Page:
It’s no surprise to those in the financial industry that credit unions and traditional banks are facing tough competition from digital-only banks and fintech. In our recent survey of 1,000 banking consumers and subsequent Consumer Banking Preferences & Behavior Report, we learned the value drivers for consumers under age 45. Number three in the primary factors list that people under 45 value in a financial institution are mobile app capabilities. Online (non-mobile) capabilities ranked in the secondary factors. Clearly, the online experience is important to the younger demographic, and fintech by nature delivers exceptional digital experiences. But what makes a fintech app better than credit unions’ websites and apps?
To answer that question, our report may also paint a more complete picture. It reveals the surprising result that financial education is very low on the list of things people under 45 care about in their financial institution.
Marketing Credit Unions to Millennials
Most credit unions take great pride in the programs offered to members; it is a differentiator in the service credit unions offer. Unfortunately, younger consumers expect the app to actually handle more of their problems than simply deliver the knowledge.
For example, my primary financial institution, Virginia Credit Union (VACU) produced a webinar for Smart Money Goals containing solid advice and actionable steps toward setting and achieving financial goals. The presenter, Sylvia W. opens with the question, “Did you know that people who set financial goals for themselves and write them down have double the wealth of those who do not?” Hearing that, I immediately chastised myself for not having current documented goals. *Mental note, prioritize a financial tune-up (and thank you for the reminder, Sylvia!)
Her message is motivational information however, it still leaves the action up to the member to actively set up separate accounts for various savings goals, to initiate regular transfers, and then monitor the balances. If members want further information, an appointment can be made for free financial coaching at VACU. For years these educational programs assisted to create savvy members and while they are still useful, the digital experience has changed consumer expectations of the tools. They now must do more than educate and consult.
Fintech Advantages over Typical Credit Union Apps
A recent article by Steve Cocheo of The Financial Brand identified the top things fintechs provide on their apps. For a variety of reasons, credit unions may not be able to implement the top features but knowing the services fintechs offer and how they more directly assist consumers to assist credit union marketers identify the mobile app and digital features to highlight to improve appeal to potential consumers.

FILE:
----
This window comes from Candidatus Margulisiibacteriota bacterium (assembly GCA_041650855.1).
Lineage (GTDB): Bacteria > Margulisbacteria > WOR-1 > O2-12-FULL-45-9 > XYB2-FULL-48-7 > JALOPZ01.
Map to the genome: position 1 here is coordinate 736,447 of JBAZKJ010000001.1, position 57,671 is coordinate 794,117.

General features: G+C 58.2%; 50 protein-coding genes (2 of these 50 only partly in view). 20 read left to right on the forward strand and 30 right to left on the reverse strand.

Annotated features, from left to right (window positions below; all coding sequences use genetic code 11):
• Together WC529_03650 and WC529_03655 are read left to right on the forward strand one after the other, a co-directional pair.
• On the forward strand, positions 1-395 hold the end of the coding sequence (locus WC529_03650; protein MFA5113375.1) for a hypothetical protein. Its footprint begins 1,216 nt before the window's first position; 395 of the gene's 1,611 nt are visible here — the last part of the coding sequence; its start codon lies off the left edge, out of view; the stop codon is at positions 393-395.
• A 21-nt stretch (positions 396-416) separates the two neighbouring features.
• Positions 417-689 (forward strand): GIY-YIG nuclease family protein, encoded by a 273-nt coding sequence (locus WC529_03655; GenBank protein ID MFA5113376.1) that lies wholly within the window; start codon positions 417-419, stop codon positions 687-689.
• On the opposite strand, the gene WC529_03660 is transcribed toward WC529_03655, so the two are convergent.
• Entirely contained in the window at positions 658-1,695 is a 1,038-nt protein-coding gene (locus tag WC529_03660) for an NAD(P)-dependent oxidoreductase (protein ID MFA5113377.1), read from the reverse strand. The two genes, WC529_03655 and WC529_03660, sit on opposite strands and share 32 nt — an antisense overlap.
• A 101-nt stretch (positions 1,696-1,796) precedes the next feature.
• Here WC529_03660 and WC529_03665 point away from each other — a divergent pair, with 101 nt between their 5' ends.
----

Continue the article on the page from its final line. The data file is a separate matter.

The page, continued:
Fintechs handle the budget
Many fintech apps assist the user with budgeting, indicating that younger banking consumers are more interested in tools that do the work for them, rather than taking the time to learn how to set a budget as well as how to implement the allocation of funds to the different buckets.
The Financial Brand cites a survey done by MX that found some of the leading fintech budgeting features include:
- Help save for goals or regular expenses like rent
- Budget using “jars” for money allocation (bills, spending, saving, wealth accumulation)
- Analyze spending habits and moving money to categories to cover expenses
- Gives cashback on spending that is then invested in a portfolio-experience
- Realtime updates that prevent overdrafts
Fintechs give early access to payday deposits
The Financial Brand says nearly every fintech they reviewed offers the feature of access to payroll funds and regularly scheduled payments up to two days early.
Temporary cash advances without penalty
Albert and MoneyLion provide cash advances (capped at a percentage of the regular deposit into the account) for free and with liberal repayment policies.
Additional features mentioned in The Financial Brand article include assistance building credit and reporting things like rent and bill payments to credit bureaus at no additional charge.
Credit Union Advertising Focus
Based on the appeal that fintech demonstrates to the younger demographic, under 45s are more likely to trust what an app does for them and are less interested in lessons such as “how to budget” as credit unions have historically provided to members. Rather than credit union advertising that promotes financial education, marketing messages that are more focused on digital app capabilities are more likely to resonate with the younger audience and deserve more attention and marketing budget.